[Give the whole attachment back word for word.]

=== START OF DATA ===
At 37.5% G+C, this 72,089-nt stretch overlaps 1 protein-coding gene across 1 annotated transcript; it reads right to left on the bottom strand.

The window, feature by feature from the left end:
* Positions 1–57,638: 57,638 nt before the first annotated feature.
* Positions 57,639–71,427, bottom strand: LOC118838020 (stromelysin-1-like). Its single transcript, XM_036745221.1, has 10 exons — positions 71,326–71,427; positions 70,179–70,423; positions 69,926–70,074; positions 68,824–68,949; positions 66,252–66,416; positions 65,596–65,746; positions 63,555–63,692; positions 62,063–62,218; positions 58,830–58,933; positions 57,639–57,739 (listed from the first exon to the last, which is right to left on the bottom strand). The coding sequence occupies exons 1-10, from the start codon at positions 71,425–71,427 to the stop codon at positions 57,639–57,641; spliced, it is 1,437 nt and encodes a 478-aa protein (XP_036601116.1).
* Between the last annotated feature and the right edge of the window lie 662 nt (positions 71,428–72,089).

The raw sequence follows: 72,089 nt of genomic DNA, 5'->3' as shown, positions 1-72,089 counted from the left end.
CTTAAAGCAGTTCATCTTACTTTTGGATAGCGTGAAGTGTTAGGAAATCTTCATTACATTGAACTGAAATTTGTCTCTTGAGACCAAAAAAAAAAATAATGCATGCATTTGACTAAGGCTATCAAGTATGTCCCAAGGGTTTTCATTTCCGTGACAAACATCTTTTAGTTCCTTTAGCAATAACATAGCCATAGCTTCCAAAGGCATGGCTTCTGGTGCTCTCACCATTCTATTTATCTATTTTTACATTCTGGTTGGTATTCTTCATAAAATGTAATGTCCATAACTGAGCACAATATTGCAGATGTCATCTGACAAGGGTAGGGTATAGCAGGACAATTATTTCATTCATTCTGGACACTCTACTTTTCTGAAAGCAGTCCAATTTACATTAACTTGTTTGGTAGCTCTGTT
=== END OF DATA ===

At 37.5% G+C, this 72,089-nt stretch overlaps 1 protein-coding gene across 1 annotated transcript; it reads right to left on the bottom strand.

The window, feature by feature from the left end:
* Positions 1–57,638: 57,638 nt before the first annotated feature.
* Positions 57,639–71,427, bottom strand: LOC118838020 (stromelysin-1-like). Its single transcript, XM_036745221.1, has 10 exons — positions 71,326–71,427; positions 70,179–70,423; positions 69,926–70,074; positions 68,824–68,949; positions 66,252–66,416; positions 65,596–65,746; positions 63,555–63,692; positions 62,063–62,218; positions 58,830–58,933; positions 57,639–57,739 (listed from the first exon to the last, which is right to left on the bottom strand). The coding sequence occupies exons 1-10, from the start codon at positions 71,425–71,427 to the stop codon at positions 57,639–57,641; spliced, it is 1,437 nt and encodes a 478-aa protein (XP_036601116.1).
* Between the last annotated feature and the right edge of the window lie 662 nt (positions 71,428–72,089).

The raw sequence follows: 72,089 nt of genomic DNA, 5'->3' as shown, positions 1-72,089 counted from the left end.
CTTAAAGCAGTTCATCTTACTTTTGGATAGCGTGAAGTGTTAGGAAATCTTCATTACATTGAACTGAAATTTGTCTCTTGAGACCAAAAAAAAAAATAATGCATGCATTTGACTAAGGCTATCAAGTATGTCCCAAGGGTTTTCATTTCCGTGACAAACATCTTTTAGTTCCTTTAGCAATAACATAGCCATAGCTTCCAAAGGCATGGCTTCTGGTGCTCTCACCATTCTATTTATCTATTTTTACATTCTGGTTGGTATTCTTCATAAAATGTAATGTCCATAACTGAGCACAATATTGCAGATGTCATCTGACAAGGGTAGGGTATAGCAGGACAATTATTTCATTCATTCTGGACACTCTACTTTTCTGAAAGCAGTCCAATTTACATTAACTTGTTTGGTAGCTCTGTT